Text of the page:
Only 9% of all Canadians were considered poor in 2007. It was the lowest rate of low income in 30 years. But that was before the recession hit last fall. We don’t yet have income data for 2008, but, if past experience is anything to go by, poverty rates will go up again as declining economic growth shows up in the numbers. And that’s bad news for women whose high rates of poverty remain unaddressed.
Women on their own are the poorest of the poor, especially women raising children in lone-parent families, who are almost five times more likely to be poor than those in two-parent families. Yet their plight has been virtually ignored by the policy-makers. Older women on their own are also13 times more likely to be poor than seniors living in families, with more than 14% of them having had low incomes in 2007. That these two groups of women had such high rates of poverty, at a time when poverty rates for others had dropped to relatively low levels, must surely be a cause for serious concern.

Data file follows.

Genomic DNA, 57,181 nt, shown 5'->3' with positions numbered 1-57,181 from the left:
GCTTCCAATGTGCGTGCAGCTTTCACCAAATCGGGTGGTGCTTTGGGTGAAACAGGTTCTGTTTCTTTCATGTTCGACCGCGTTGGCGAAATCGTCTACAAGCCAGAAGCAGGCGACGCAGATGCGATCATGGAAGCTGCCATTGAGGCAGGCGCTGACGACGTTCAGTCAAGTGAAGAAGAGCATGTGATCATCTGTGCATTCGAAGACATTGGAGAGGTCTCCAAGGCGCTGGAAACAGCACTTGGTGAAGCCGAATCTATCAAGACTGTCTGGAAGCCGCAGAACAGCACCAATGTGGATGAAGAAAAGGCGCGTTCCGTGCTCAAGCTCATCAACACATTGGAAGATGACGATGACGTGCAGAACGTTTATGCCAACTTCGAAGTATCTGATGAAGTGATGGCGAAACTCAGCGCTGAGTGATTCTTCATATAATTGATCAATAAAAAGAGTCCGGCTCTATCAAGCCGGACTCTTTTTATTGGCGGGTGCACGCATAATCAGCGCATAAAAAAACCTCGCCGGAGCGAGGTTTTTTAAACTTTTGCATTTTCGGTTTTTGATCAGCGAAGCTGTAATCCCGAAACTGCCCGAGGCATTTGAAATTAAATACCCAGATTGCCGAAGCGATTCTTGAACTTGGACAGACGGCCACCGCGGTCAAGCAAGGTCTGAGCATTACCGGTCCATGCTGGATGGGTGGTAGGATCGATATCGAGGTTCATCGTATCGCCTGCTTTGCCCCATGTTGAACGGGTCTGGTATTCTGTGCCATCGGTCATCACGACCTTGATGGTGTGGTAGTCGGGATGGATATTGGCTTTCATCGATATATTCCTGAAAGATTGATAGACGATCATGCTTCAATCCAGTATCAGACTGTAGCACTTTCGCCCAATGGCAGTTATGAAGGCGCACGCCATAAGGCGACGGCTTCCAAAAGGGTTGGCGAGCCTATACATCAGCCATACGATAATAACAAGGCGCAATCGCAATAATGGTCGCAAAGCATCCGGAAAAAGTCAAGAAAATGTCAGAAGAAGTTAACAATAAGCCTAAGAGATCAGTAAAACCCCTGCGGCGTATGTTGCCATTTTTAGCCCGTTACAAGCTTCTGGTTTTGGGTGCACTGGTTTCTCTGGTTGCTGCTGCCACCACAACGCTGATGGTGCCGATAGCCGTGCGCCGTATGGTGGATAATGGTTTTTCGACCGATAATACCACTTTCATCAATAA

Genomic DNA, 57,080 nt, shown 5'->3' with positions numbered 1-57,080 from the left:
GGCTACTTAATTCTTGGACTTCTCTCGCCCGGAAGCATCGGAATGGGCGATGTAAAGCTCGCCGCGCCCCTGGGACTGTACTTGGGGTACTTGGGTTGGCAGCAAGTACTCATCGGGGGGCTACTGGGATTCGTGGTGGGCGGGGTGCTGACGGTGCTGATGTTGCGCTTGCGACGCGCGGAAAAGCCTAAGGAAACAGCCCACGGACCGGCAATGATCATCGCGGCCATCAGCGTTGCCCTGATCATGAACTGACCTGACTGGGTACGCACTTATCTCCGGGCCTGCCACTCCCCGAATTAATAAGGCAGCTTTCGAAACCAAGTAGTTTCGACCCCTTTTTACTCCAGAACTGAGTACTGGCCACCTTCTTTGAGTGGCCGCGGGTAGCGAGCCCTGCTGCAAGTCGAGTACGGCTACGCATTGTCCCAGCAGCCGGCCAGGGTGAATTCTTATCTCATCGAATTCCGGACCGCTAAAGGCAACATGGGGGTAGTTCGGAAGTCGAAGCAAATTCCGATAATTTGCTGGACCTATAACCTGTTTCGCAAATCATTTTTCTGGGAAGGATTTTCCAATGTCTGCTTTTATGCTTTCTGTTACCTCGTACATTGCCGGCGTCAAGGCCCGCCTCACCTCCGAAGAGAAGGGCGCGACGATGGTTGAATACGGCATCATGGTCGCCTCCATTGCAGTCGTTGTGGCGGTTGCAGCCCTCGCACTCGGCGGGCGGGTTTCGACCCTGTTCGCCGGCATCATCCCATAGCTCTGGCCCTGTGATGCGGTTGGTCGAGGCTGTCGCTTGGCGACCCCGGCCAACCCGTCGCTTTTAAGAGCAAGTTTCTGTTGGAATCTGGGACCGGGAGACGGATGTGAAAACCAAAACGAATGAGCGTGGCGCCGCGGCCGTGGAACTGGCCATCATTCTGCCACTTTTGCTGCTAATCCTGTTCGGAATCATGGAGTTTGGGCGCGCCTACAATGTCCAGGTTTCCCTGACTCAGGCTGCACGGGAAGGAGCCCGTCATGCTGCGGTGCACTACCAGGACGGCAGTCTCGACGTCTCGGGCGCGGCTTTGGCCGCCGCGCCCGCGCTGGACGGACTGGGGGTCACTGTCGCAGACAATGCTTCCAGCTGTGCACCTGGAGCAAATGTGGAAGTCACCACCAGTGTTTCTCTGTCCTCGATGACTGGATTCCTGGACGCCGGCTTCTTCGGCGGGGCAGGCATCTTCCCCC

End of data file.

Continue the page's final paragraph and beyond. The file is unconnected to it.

Women are also among the poorest of the poor within Canada’s most vulnerable populations: Aboriginal people, people from racialized communities, recent immigrants (many of whom are also from racialized communities), and persons with disabilities. As one report puts it, “Gender creates a cleavage of vulnerability that cuts across all other groups.”
The roots of women’s poverty can be found in the way they are treated when they are in paid employment, and the situation in which they find themselves if they are not. Women who work full-time year-round earn only 71% of the average earnings of men working full-time. Wage gaps between women and men are even higher when hourly wage rates are compared. Most women don’t have pension plans at work, nor do most men, but women’s low wages make it almost impossible for them to save for retirement.
Public pension plans such as Old Age Security and the Canada Pension Plan provide...